Shaming Gemma Collins for talking about her miscarriage is plain nasty
Any woman who goes through a miscarriage deserves compassion, support and understanding. It’s a heartbreaking experience that you simply can’t understand unless you’ve been through it yourself. But you don’t need to be able to relate to respond in the right way — and that doesn’t include criticism or disgust.
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Sadly that’s exactly what reality TV star Gemma Collins received following her revelation that she had a miscarriage four years ago. The Only Way is Essex star appeared on Channel 5’s In Therapy this week and shared her experience with therapist Mandy Saligari.
The miscarriage happened four and a half months into Collins’ pregnancy, although she was unaware she was pregnant as she was on the contraceptive pill. She told Saligari that she “woke up with excruciating pains” and knew straight away “something’s not right here.” Before the ambulance arrived Collins said she “ended up giving birth on the landing.”
Anyone who’s watched Collins on TOWIE will know that she’s not scared of voicing her opinions and telling it like it is and she certainly didn’t hold back when describing what happened when she miscarried. She said her initial reaction to the miscarriage was, “Mum, Mum, Mum, pick it up. What is it? What is it? Pick it up,” while her mum said, “Leave it.”
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Tragically Collins also said that she feels the miscarriage must have been “God’s punishment” for an abortion she’d had just months before when a long-term relationship ended.
What a horrific ordeal for any woman to go through. Why has Collins received such a shocking backlash? For starters, some viewers felt that it’s something that should be dealt with in private and not talked about on TV. Some even questioned her decision to share the story now, years after the event, suggesting that Collins did it to somehow further her career. She’s been accused of making light of both her own and other women’s experiences and criticised for attending the National Television Awards only hours after it happened.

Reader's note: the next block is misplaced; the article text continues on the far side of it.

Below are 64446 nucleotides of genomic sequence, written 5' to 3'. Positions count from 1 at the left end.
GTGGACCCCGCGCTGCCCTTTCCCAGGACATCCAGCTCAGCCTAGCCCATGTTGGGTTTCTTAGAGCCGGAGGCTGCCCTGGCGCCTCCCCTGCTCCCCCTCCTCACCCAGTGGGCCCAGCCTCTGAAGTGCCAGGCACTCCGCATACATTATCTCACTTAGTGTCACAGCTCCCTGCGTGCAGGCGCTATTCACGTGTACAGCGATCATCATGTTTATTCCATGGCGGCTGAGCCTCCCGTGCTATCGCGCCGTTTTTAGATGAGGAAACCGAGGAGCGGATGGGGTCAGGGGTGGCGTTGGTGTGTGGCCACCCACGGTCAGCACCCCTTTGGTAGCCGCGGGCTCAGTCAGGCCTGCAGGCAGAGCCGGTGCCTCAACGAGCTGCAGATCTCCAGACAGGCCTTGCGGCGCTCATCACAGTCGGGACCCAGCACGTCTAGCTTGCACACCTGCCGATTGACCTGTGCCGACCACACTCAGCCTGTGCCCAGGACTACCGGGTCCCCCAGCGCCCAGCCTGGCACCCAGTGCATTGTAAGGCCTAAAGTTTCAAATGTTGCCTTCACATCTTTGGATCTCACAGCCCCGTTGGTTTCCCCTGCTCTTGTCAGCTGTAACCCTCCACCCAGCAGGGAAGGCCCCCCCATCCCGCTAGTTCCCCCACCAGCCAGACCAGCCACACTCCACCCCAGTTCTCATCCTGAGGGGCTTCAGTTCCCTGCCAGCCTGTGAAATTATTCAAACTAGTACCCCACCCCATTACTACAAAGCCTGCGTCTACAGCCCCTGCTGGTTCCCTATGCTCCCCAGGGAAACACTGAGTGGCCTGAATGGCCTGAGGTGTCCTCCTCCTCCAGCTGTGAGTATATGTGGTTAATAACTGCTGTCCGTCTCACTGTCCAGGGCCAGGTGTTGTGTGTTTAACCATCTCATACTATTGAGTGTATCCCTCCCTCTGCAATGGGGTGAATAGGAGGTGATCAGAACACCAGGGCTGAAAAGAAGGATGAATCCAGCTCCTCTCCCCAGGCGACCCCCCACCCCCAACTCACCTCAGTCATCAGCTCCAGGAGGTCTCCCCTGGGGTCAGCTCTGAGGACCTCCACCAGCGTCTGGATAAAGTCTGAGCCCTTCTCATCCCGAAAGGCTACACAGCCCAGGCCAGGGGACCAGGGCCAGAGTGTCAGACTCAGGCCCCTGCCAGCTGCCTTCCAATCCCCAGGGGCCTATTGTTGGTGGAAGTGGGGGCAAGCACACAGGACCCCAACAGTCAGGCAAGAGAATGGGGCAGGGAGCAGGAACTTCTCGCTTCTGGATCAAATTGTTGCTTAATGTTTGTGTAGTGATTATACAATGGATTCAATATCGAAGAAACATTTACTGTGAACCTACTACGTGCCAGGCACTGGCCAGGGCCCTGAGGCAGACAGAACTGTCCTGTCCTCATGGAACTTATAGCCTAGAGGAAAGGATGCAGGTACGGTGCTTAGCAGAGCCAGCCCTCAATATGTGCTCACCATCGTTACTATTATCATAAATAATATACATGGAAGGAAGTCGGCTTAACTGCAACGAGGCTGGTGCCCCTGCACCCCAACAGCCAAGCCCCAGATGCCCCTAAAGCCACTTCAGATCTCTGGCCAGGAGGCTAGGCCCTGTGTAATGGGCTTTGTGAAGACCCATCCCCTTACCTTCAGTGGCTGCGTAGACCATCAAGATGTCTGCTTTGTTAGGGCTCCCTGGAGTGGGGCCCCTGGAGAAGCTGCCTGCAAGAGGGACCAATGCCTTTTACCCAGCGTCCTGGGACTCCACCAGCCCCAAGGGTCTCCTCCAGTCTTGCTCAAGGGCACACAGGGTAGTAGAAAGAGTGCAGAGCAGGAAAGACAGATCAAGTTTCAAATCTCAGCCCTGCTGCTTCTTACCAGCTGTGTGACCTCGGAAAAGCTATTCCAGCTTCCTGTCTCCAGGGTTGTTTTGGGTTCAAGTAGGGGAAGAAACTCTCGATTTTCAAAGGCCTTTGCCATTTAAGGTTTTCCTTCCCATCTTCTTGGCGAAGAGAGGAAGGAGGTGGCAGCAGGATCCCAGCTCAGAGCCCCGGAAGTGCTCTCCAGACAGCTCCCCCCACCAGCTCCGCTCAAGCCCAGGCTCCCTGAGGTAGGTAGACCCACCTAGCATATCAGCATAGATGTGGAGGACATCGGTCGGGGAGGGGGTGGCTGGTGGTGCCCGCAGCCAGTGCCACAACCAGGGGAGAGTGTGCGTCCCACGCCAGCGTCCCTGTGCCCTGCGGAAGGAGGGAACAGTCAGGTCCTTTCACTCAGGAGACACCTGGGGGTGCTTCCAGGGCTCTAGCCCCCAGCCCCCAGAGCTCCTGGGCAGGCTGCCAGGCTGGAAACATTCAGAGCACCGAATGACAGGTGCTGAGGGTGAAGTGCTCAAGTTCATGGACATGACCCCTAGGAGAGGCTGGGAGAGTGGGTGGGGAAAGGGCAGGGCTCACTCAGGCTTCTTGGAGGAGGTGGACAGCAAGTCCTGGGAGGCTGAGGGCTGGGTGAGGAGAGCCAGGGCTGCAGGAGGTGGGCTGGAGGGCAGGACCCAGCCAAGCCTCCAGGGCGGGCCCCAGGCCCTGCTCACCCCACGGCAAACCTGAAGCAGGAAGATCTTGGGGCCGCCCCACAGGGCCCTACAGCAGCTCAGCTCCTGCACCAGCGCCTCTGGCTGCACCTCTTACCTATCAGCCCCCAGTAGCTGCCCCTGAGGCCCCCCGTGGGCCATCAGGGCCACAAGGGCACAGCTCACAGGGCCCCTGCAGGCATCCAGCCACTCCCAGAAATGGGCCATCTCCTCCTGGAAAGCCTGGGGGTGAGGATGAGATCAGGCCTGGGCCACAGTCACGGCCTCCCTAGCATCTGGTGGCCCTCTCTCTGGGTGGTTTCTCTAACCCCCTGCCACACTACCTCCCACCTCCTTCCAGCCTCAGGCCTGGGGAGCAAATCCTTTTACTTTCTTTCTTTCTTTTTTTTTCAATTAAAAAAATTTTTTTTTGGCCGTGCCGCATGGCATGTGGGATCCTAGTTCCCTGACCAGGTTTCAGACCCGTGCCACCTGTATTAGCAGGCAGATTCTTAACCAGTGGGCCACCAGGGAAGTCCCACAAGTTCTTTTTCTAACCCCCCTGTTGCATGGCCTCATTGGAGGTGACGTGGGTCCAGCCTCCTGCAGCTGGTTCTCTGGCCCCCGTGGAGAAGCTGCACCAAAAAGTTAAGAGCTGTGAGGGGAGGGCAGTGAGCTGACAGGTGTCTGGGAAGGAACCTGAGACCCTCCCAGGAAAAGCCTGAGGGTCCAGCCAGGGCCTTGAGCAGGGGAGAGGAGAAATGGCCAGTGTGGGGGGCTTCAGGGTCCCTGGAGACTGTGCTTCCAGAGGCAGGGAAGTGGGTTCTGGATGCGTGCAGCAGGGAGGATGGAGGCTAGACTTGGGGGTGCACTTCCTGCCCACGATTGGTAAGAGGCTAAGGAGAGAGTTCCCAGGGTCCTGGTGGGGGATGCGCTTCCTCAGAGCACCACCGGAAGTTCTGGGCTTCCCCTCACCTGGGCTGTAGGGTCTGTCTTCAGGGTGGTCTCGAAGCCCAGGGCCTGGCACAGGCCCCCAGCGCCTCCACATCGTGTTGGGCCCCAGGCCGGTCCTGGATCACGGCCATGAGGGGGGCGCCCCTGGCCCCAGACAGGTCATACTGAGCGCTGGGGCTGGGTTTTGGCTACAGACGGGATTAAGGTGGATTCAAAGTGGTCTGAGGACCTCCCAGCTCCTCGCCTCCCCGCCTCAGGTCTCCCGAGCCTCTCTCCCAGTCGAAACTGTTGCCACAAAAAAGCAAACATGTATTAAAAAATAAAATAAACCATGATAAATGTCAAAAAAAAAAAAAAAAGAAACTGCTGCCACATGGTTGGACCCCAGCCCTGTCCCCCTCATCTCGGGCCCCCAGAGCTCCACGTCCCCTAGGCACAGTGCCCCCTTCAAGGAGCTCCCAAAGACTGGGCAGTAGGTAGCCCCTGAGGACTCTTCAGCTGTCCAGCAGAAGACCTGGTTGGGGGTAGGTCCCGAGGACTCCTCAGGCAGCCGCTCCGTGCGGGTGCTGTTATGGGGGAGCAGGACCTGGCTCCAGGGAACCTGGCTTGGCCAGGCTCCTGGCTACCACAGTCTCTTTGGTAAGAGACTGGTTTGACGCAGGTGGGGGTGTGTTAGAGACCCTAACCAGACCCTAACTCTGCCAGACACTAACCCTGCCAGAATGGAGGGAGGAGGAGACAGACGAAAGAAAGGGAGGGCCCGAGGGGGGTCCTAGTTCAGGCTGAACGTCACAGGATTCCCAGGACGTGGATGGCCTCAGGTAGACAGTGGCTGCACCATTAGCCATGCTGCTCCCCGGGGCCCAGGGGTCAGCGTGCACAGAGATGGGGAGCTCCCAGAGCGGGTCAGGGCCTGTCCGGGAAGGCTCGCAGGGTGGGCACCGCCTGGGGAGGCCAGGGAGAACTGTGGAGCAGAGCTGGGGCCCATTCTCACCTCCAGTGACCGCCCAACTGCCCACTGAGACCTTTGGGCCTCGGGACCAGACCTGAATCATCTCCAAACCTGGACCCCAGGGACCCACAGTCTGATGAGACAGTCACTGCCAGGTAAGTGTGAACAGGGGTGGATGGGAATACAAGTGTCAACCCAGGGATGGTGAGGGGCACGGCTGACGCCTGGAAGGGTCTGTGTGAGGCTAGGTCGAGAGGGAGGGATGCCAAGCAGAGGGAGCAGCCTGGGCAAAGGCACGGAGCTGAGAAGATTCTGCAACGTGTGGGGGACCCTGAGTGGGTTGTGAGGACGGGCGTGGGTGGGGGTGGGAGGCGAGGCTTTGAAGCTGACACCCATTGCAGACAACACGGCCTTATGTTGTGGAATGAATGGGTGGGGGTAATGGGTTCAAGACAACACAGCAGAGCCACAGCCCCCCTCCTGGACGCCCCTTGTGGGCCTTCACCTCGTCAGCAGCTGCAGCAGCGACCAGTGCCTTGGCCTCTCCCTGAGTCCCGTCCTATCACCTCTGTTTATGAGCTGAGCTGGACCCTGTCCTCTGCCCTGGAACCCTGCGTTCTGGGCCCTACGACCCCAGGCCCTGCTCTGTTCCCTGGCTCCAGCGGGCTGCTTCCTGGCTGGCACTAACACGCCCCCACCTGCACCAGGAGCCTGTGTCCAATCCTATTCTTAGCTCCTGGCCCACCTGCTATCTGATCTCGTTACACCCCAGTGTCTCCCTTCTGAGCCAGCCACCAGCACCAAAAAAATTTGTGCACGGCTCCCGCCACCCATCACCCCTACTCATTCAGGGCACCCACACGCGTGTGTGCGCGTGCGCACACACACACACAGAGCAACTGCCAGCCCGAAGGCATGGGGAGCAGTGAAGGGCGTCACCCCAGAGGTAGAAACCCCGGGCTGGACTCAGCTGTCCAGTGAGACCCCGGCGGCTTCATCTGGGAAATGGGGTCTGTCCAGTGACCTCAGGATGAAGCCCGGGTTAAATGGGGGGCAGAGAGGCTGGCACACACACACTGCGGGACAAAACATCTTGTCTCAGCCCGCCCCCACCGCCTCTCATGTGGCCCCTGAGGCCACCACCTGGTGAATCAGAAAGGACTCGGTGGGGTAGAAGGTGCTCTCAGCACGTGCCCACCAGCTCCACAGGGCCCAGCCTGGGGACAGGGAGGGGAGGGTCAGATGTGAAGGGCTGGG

Of this decision, Collins said, “I look at that picture of me at the awards and I can recall having loads of padding on underneath my dress because I was bleeding heavily. Only I know how I was truly feeling, but to the outside world I was perfectly happy… I had to disassociate myself [from the miscarriage]. It’s only when I hear [the therapist] saying it that I think, ‘Bloody hell, did that happen to me.’ But the show had to go on.”
Can’t so many women relate to this? The show has to go on. Jobs have to be done, other children have to be cared for, life has to be lived. We put on a brave face and pretend we’re OK even though we feel like we’re dying inside.
Then there are the people — clearly highly sensitive and easily offended types — who regard her story as too crass. But here’s the thing. Miscarriage is messy. It’s bloody and it’s painful and it’s completely devastating and it’s happening every day, all over the world. Every woman’s experience is different — both in how, when and where it happens and how she deals with the aftermath. Why shouldn’t Collins talk about hers?
Nobody deserves to have a miscarriage, regardless of what they have done in the past. Collins should be applauded for speaking so bravely and frankly about her experience. It’s only by doing so that women will stop feeling ashamed and alone and get the support they need to work through their miscarriage stories in a way that is right for them.
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Currently one in four pregnancies in the U.K. ends in miscarriage or stillbirth. For help and support contact Tommys.
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